Please take a moment out of your gruelling schedule and spare a thought for poor Laurent Koscielny, recently compelled to retire from French international duty at the tender age of just 33.
I know – we all assumed he would go on playing for his country for at least another quarter of a century, but he’s made up his mind and there’s no going back. And it seems as though the nonchalant (it’s a French word I think) attitude towards the ‘defendre’ (another French word) from his boss Didier Deschamps is what’s tipped over the edge into retirement.
‘He called me once for my birthday in September,’ Koscielny said when asked if Deschamps had supported him during the Achilles injury that led to him missing the World Cup, adding ‘otherwise, no. Lots of people disappointed me.
Not only the coach. It feels like a hit on the back of the head.’
As opposed to, say, a whack on the ankle.
Koscielny added, ‘France’s World Cup victory did me a lot more psychological damage than my injury did me. When you are in good form, you have lots of friends. When you are injured… after a certain period of time, you are forgotten about.’
The poor lamb. Maybe managers should think twice before being needlessly cruel to pampered millionaire man-babies such as Koscielny.
Maybe there needs to be a program of progressive ideas that will make them feel more appreciated and loved. Such as…
Gold stars for good behaviour
We all know that emotionally underdeveloped little primary school kids thrive in a rewards-based culture, and there’s no reason why professional footballers should be any different.
If they’ve done good running and kicking and jumping during training, award them gold stars – they can put them on their Saturday kit and show them off to all the fans and the (probably jealous) opposing players.
Emotional support animals
Increasingly popular with people who struggle to deal with stressful situations, this could definitely make a real difference to the likes of Koscielny.
If he ever feels brave enough to play football again, the comfort provided by playing with a squirrel under his arm or a koala bear strapped to his back would be a huge help.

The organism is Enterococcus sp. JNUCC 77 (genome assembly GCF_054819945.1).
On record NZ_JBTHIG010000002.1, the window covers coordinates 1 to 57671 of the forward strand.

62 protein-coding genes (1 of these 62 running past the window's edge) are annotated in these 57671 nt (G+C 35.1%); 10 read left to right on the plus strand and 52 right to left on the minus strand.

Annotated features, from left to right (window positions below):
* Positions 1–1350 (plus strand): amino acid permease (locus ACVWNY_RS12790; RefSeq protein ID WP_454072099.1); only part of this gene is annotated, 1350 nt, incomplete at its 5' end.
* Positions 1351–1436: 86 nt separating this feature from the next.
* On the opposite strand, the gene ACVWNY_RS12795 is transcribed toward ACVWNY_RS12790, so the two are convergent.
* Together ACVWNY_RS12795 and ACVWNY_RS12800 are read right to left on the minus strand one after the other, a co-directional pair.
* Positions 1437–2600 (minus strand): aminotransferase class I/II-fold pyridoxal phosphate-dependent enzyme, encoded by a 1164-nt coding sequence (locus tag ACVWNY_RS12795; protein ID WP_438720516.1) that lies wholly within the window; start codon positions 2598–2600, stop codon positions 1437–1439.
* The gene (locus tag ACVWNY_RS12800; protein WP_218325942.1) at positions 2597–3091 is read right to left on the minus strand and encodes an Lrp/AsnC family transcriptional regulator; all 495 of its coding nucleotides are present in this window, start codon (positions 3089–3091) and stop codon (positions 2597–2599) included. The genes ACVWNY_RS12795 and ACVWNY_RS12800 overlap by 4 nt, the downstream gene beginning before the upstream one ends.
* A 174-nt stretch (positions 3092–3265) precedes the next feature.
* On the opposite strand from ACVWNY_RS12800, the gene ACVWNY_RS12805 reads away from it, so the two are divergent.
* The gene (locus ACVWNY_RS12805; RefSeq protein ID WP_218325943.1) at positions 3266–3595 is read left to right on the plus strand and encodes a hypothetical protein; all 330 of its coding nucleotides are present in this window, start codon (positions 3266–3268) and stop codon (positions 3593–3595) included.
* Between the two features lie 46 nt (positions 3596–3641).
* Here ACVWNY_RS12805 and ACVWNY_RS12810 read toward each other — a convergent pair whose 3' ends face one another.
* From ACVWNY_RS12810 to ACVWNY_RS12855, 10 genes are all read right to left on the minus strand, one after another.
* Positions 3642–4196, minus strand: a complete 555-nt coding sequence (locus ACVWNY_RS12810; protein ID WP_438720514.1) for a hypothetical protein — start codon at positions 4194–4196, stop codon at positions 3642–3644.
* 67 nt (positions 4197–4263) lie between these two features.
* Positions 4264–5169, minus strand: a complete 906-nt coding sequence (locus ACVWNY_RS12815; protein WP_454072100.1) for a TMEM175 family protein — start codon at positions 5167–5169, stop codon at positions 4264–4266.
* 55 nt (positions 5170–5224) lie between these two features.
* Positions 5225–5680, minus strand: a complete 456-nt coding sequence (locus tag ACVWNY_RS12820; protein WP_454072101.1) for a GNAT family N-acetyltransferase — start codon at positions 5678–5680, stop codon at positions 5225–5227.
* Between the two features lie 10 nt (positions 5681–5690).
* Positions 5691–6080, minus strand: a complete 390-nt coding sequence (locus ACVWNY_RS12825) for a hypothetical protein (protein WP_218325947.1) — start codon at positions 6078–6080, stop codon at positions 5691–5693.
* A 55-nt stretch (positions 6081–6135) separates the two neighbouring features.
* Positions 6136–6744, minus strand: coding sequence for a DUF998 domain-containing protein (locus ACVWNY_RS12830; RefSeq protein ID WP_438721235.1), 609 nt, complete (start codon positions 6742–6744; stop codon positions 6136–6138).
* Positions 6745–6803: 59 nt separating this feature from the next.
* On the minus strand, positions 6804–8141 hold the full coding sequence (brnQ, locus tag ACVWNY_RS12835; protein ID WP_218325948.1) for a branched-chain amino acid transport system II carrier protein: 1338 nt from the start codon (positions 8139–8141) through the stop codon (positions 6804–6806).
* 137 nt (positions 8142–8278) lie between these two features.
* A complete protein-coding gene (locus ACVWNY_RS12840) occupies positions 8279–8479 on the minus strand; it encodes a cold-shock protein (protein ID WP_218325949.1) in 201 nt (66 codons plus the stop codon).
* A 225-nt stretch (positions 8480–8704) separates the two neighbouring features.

It’s time for men to shrug off the stigma around expressing their emotions and say goodbye to the in-built stoicism they are forced to adopt by society’s outmoded rules.
Every player who has a grievance with a teammate or member of the coaching staff should be interviewed on their club’s website and encouraged to unleash their inner agony with tears, foot-stamping and maybe even screaming.
One of the few times we see players express themselves openly is when they’re hugging to celebrate a goal or victory. Encourage this more by getting them to all have a big cuddle club in the centre circle for an hour ahead of kick off.
Surely it’ll be better for their emotional well-being than having tactics and orders barked at them by an aggressive, sweaty manager?
Ban aggression and winning
A method that is more and more popular at early-years levels of football, the ultra-competitive element of the sport should be removed at once, replaced by a more caring and inclusive approach.
Rather than tacking, players should politely ask permission for the ball from opponents and scorelines should be disregarded, with referees awarding points according to whoever tried their best. Obviously, each match will finish 11-11 because they’re ALL champions!